• Immigrants awaiting inspection in front of Ellis Island's Main Building

    Ellis Island

    Part of Statue of Liberty National Monument NJ,NY

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  • Ellis Island is open on a limited basis while repairs continue.

    Ellis Island has reopened on a limited basis. Due to the nature of the destruction caused by Hurricane Sandy parts of the historic Main Building and museum, including most of the exhibits and both elevators, remain closed at this time. More »

Silent Voices - A Landmark Restored

1954-Present
 
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A view of the abandoned Registry Room in the Main Immigration Building.
National Park Service, Statue of Liberty NM
 

In November 1954, the Immigration and Naturalization Service closed down their offices on Ellis Island and moved to a new location in Manhattan. The need for Ellis Island had slowly diminished since 1924, when Congress instituted quota laws that drastically reduced the number of immigrants entering the United States each year. Processing of emigrant visas at American consular offices overseas further reduced the need for Ellis Island. By March of 1955, Ellis Island was declared surplus Federal property. The silent and empty immigration depot rapidly deteriorated into a ghostly complex of dilapidated buildings.

 
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Restoration work happening in the Registry Room in the Main Immigration Building.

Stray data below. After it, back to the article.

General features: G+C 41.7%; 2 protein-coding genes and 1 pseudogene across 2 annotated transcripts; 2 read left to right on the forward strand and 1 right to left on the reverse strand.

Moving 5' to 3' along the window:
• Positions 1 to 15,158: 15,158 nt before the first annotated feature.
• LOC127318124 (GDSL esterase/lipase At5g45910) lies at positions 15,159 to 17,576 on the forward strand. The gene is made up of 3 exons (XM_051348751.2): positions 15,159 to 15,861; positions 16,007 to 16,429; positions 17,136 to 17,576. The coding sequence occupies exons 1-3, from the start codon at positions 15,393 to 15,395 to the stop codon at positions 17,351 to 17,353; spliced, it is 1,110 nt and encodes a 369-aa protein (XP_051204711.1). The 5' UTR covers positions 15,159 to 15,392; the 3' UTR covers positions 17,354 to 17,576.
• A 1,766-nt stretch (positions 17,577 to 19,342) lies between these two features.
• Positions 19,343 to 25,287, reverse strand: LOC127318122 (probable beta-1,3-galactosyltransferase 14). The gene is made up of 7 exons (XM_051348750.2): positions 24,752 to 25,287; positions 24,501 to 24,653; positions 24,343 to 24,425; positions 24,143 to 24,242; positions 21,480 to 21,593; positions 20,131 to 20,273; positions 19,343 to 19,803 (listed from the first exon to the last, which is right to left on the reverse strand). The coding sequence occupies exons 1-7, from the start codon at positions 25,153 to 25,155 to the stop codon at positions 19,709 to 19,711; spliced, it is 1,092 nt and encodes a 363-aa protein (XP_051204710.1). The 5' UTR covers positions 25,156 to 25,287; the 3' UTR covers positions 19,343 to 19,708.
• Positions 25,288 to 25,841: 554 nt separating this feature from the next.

National Park Service, Statue of Liberty NM
 

In 1965, President Lyndon B. Johnson signed a proclamation that recognized the historical significance of Ellis Island by incorporating it into the Statue of Liberty National Monument, National Park Service. Liberty's 1986 centennial sparked an ambitious project to repair and refurbish the Statue and the Main Immigration Building on Ellis Island. The National Park Service and the Statue of Liberty - Ellis Island Foundation, with the generous help of the American people, spearheaded a restoration effort of unprecedented scale. The work was accomplished by a team of architects and artisans who spent years researching, planning, and finally restoring Ellis Island's main building to its appearance during the years 1918 to 1924.

 
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The Ellis Island Immigration Museum opened in the restored Main Building in September 1990.
National Park Service, Statue of Liberty NM
 

Did You Know?

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From 1910 to 1940, the Angel Island Immigration Station in San Francisco Bay processed approximately 1 million Asian immigrants entering into the US, leading to it sometimes being referred to as "The Ellis Island of the West". Due to the restrictions of the Chinese Exclusion Act of 1882, many immigrants spent years on the island, waiting for entry. Access to the island is by private boat or public ferry from San Francisco, Tiburon or Vallejo. Ferry services are reduced during the winter. More...